Writing Out Loud

Walking on Water

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After a few fits and starts which occurred last November, winter is finally fully upon us here in the Northeastern United States. Subzero temperatures assure that the pond is now completely frozen over and sufficiently safe to walk on. During the last couple of weeks, I’ve observed a few stalwart souls making their way out there, equipped with all the trappings for ice fishing either carried out or transported by snowmobile.

Wadleigh Pond isn’t a large pond by freshwater standards. Yet, from my aerie window, the people out there appeared very minimal as they made their way, insect-like, across the vast plain that is the pond in winter. Closer to the farther shore, I also watched as two figures attempted to skate. All it took was for one of the small black shapes to hit the ice before they and a third observer promptly left with perhaps a less treacherous endeavor in mind.

Along with all the other attributes it is known for, unpleasant or otherwise, winter in Maine is the only time when it is possible to walk on water. There is no other way to put it. For ice is water whose molecules have reorganized themselves into something more dense and solid and whose newly developed structure depends entirely on air temperature. Once the pond has frozen, it stays that way as long as the mercury in the thermometer remains at or about the freezing mark, which is 32 degree Fahrenheit or 0 degrees Celsius. If the ice is thick enough, even a slight rise in temperature isn’t cause for alarm except perhaps along the shorelines where it isn’t as thick. Patches may appear in the surface, but for the most part, it’s still safe to walk on. And if the weather patterns are true to form, even a light rain re-freezes within a day or so, adding yet another layer to the icing on the pond.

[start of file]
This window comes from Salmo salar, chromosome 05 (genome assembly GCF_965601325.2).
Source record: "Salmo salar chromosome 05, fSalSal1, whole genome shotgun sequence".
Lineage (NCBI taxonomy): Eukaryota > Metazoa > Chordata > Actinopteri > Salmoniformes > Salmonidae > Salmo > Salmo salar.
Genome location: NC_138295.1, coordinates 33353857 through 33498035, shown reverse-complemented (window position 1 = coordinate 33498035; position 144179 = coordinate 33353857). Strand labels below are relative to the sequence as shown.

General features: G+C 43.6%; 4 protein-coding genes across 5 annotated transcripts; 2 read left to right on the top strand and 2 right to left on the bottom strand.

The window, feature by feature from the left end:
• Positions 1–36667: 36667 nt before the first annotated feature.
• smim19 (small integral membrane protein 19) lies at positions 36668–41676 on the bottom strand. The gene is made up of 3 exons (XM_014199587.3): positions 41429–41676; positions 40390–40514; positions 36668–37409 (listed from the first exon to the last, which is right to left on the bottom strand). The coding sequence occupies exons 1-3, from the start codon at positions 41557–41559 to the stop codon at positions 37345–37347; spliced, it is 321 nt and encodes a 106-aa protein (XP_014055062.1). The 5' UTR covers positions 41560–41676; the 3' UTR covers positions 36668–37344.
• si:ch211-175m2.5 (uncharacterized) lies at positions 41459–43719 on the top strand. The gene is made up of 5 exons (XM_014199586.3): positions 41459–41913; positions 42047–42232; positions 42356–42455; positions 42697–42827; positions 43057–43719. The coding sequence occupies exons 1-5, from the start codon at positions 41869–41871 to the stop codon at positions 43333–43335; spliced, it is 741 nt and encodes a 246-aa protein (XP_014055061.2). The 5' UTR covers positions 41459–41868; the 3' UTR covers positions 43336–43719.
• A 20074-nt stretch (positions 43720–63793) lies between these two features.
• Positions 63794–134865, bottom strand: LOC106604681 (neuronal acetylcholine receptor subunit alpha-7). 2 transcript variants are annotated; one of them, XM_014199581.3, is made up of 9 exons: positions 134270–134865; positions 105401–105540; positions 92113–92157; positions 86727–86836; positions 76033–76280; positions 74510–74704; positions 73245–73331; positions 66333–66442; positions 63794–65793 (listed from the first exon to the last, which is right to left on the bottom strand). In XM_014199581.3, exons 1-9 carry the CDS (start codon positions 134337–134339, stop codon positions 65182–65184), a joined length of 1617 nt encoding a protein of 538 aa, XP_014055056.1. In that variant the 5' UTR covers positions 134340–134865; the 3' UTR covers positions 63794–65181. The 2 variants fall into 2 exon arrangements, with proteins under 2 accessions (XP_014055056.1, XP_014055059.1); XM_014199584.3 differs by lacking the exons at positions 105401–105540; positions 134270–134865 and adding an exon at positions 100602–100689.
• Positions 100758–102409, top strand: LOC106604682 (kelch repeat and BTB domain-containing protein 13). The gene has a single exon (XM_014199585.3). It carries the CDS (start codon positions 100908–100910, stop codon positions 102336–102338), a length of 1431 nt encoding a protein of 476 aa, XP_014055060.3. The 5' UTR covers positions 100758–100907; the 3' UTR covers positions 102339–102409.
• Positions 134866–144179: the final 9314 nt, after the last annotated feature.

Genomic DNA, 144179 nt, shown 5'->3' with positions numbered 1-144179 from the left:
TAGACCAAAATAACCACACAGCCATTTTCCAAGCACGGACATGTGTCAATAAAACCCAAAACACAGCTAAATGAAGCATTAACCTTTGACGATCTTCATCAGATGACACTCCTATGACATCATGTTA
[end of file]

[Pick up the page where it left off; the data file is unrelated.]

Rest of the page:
While winter is undoubtedly the most challenging of all the seasons in terms of having to deal with snow, wind, and ice, it is also the time of year when nature pulls out her bag of tricks and when the cold transforms almost everything around us into something new. We can love it, we can hate it, can applaud it or berate it. And we CAN leave if it truly becomes more than we can bear. But it’s been my experience that, if we do stay, it only makes sense to fine-tune our senses in order to descry all those beauties that require more effort but that are so worth it in the end.


Photo Copyright @2015-Rachel Lovejoy (All Rights Reserved)


Author: raelove1950

I've been writing personally and professionally for over 40 years, and recently started writing books for Amazon Kindle. During the last 25 years, I have also written for the Journal Tribune in Biddeford, Maine; the Maine Sunday Telegram in Portland, Maine; Current Publishing in Westbrook, Maine; and the Reporter, a weekly newspaper based in Waterboro, Maine. I recently released a book entitled "From the Urban Wilderness: Life in the Southern Maine Woods," which is a collection of essays taken from a weekly column I wrote for the Journal Tribune from 2010 to 2016. It is available from Amazon.com and CreateSpaceStore.com .

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